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President Coppola’s speech at Honors Convocation 2015

This morning as I was stepping out the back door, leaving for work, I tripped on the transition strip on the floor. . . again. One would think that after nearly two years I would not have to think to lift up my feet. I am usually aware of my surroundings, but every couple of weeks the transition strip catches my foot (and my attention!) after which I approach the door much more tentatively for a while.

In 2011, I was reading an article in Time magazine on what was being described as “The Boundary Effect.” The article was postulating why we sometimes or often forget what we were intending to do when we go from one room to another and then return to remember. The culprit: Doors.

Not so much the Sliding Doors (1998) or the doors of Butterfly Effect (2004) or Inception’s (2010) doors of consciousness described in psychological science fiction films, but the ordinary experience of transitions from one place to another.

Walking through doors changes the experienced context, in terms of the degree of immersion of a person in an environment, as suggested by some work in spatial cognition, or by a shift in context.

American writer, editor, and Pulitzer Prize winner, Carl Sandburg, wrote in his 1957 poem, “Doors”:

An open door says, “Come in.”
A shut door says, “Who are you?”
Shadows and ghosts go through shut doors.
If a door is shut and you want it shut, why open it?
If a door is open and you want it open, why shut it?
Doors forget but only doors know what it is doors forget.

Carl Sandburg, “Doors” from The Sandburg Range. Copyright © 1957 by Carl Sandburg – 1878–1967 Carl Sandburg

Perhaps we underestimate the power of doors or transitions to help us forget, as well as help us to be transformed and think creatively. Some have suggested that open doors or arches are signs to the sacred as when one has to bend to enter the four-foot doorway at the Church of the Nativity in Bethlehem or the transition hallways at Machu Picchu in Peru, where mountains themselves were considered by the Incans to be doors or bridges to the sacred.

I know this to be true, especially the part about doors. People at Keystone College actually hold the doors for others. It is a kind of courtesy or care that we extend to each other that says we are more than self-interested, and we are not too busy or too self-absorbed.  We think it is worth the extra two to three seconds to say to another, “Nice to see you. Welcome. Come on in.”

Perhaps the ordinary experiences of transitions are extraordinary. In fact, that is part of why we are here today; to celebrate the ordinary desire to excel and the extraordinary accomplishment that we actually succeed in being a caring, civil, community dedicated to excellence in our work and dedicated to each other. It is true enough that teachers, staff, and faculty offer transformational learning opportunities and open the doors of your minds and hearts, but you must choose to cross over, you must choose to enter a new space and way of living. You have chosen to enter through so many doors and grown so much these past years that you know that nothing is guaranteed.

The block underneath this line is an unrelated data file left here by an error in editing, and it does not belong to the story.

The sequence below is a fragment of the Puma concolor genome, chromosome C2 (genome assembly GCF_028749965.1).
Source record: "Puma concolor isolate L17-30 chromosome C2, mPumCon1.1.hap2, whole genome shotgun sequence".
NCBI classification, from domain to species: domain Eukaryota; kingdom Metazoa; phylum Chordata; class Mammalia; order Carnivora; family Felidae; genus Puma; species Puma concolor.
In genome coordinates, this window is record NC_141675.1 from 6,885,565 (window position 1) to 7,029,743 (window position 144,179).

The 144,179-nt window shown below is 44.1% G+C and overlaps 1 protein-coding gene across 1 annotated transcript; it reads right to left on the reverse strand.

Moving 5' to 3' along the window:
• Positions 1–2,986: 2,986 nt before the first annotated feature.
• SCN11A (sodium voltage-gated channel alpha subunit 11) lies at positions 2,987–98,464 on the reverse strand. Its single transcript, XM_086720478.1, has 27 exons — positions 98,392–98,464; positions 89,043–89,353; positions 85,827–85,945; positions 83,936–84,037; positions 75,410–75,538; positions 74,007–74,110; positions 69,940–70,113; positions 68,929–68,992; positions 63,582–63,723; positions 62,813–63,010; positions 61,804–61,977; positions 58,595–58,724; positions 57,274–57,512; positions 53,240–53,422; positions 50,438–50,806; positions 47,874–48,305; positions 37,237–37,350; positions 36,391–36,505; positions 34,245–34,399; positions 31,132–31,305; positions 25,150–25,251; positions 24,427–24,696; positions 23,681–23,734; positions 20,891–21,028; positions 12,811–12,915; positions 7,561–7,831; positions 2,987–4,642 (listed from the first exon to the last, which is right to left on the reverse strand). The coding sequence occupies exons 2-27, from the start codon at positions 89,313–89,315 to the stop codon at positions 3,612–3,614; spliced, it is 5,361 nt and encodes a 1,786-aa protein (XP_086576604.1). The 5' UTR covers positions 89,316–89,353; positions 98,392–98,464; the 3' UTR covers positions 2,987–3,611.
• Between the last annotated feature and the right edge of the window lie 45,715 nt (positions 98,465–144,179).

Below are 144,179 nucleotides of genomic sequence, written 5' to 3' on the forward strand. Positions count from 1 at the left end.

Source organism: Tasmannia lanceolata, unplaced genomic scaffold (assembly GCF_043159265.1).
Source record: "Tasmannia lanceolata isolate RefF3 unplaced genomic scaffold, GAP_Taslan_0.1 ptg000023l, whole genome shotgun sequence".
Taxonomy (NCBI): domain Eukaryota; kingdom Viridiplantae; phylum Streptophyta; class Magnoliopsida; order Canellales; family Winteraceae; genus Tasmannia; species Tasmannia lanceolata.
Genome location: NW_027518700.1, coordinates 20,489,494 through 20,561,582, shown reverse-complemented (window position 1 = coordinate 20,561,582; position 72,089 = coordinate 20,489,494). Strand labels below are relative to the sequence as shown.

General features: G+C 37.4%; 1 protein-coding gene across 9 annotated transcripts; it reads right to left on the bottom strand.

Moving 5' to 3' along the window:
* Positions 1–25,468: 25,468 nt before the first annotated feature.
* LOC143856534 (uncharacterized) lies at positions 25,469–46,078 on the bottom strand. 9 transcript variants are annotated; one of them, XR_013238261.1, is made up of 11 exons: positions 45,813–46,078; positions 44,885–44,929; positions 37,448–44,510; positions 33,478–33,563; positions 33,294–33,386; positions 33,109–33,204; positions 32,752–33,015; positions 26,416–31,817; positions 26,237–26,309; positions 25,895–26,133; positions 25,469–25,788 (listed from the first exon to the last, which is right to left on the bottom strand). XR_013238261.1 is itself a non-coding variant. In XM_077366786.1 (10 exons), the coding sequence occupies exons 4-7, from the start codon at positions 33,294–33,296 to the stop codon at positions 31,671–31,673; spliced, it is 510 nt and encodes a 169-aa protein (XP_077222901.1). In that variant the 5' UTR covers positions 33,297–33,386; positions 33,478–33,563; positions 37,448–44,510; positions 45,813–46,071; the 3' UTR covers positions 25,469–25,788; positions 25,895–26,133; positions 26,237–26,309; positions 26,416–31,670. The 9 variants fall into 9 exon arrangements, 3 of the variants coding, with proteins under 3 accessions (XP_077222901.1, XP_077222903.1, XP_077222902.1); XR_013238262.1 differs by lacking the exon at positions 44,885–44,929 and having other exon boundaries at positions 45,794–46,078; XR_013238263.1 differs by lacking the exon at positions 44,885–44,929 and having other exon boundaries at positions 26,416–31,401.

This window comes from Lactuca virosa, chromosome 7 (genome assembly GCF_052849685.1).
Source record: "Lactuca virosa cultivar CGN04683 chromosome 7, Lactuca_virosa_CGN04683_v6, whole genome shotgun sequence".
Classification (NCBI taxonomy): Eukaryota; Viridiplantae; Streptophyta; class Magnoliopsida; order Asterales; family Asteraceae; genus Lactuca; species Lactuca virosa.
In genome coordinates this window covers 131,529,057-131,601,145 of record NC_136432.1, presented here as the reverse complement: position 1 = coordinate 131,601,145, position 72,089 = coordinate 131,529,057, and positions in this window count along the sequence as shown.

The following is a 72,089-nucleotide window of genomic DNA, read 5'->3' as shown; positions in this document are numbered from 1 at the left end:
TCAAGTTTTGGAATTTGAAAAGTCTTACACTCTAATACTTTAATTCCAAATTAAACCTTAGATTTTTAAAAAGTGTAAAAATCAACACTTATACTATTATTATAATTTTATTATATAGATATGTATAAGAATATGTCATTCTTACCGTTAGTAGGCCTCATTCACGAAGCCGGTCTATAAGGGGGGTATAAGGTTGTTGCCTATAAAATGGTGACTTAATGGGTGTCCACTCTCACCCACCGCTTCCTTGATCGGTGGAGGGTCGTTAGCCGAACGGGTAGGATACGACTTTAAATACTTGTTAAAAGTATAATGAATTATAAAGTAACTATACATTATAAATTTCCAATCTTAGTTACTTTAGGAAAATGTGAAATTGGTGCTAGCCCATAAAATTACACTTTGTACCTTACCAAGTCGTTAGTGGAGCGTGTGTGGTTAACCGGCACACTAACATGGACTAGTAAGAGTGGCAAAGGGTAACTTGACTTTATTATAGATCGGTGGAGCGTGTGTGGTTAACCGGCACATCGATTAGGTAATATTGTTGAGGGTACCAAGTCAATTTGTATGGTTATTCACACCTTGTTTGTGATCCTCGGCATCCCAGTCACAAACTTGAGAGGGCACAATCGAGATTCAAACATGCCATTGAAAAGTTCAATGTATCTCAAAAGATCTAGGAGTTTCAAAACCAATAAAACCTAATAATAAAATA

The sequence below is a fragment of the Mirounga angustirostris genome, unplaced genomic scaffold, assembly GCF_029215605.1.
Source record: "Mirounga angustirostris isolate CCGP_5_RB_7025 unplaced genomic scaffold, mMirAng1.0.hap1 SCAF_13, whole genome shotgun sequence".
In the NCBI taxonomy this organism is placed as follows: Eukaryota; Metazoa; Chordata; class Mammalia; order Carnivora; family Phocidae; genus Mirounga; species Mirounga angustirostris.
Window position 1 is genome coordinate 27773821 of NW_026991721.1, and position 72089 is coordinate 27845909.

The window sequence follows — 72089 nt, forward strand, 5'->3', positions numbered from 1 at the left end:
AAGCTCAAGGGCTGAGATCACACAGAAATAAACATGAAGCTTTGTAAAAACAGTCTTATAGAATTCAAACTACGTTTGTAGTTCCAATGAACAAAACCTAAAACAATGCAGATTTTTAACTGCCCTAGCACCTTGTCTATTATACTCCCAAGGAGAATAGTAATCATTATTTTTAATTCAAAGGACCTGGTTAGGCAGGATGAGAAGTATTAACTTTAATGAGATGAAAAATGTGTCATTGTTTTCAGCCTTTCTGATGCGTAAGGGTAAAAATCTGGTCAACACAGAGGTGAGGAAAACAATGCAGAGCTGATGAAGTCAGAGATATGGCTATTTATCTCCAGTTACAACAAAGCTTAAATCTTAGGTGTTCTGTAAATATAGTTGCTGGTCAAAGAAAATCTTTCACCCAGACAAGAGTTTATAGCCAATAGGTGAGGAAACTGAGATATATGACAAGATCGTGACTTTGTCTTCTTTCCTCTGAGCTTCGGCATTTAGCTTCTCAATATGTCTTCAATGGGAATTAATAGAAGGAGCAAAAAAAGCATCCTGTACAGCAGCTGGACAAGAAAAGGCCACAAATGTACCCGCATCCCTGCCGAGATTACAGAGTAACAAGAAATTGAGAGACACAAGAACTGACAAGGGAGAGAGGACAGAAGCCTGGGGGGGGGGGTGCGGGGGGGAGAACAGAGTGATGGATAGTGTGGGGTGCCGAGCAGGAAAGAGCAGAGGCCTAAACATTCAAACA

In every transition, however, something is lost and much is gained. The acorn to the oak; the chrysalis to the butterfly; Charon’s ferry ride across the river Styx; ashes transformed into a phoenix; whether real or in myth, transitions are strips of time in our lives, and we are crossing one now together.

For those of you who are seniors, we wish you could stay, but we know you must go. Fearlessly practice opening your hearts, opening doors, and opening your minds. Only then will you love more deeply, welcome more readily, and think and act more creatively.

The Greek philosopher Aristotle (384-322) correctly observed that we are what we repeatedly do when he said, “Excellence, then, is not an act, but a habit.” And if we are in the habit of repeatedly seeking truth, living goodness, working towards unity, and fostering beauty, then we are on the journey of living virtuous lives. Similarly, being flexible and open to growth is not an isolated act; it is a habit, a virtue. Forgiveness is not a one-off; it is a habit, a virtue that sustains relationships. And learning and loving is not a one-day or one-semester affair; it is a way of life.

We gather today to celebrate the best of us who have chosen to open their hearts, doors, and minds to the challenges of virtue and success. No matter what transition strips we walk over today, tomorrow or in the distant future, we need not be timid or tentative because we are destined to make a meaningful difference in the world through our talents, time, tenderness, and commitments.

Thank you for taking this next important step and living in the virtue and life of your transitions now.

David L. Coppola, Ph.D.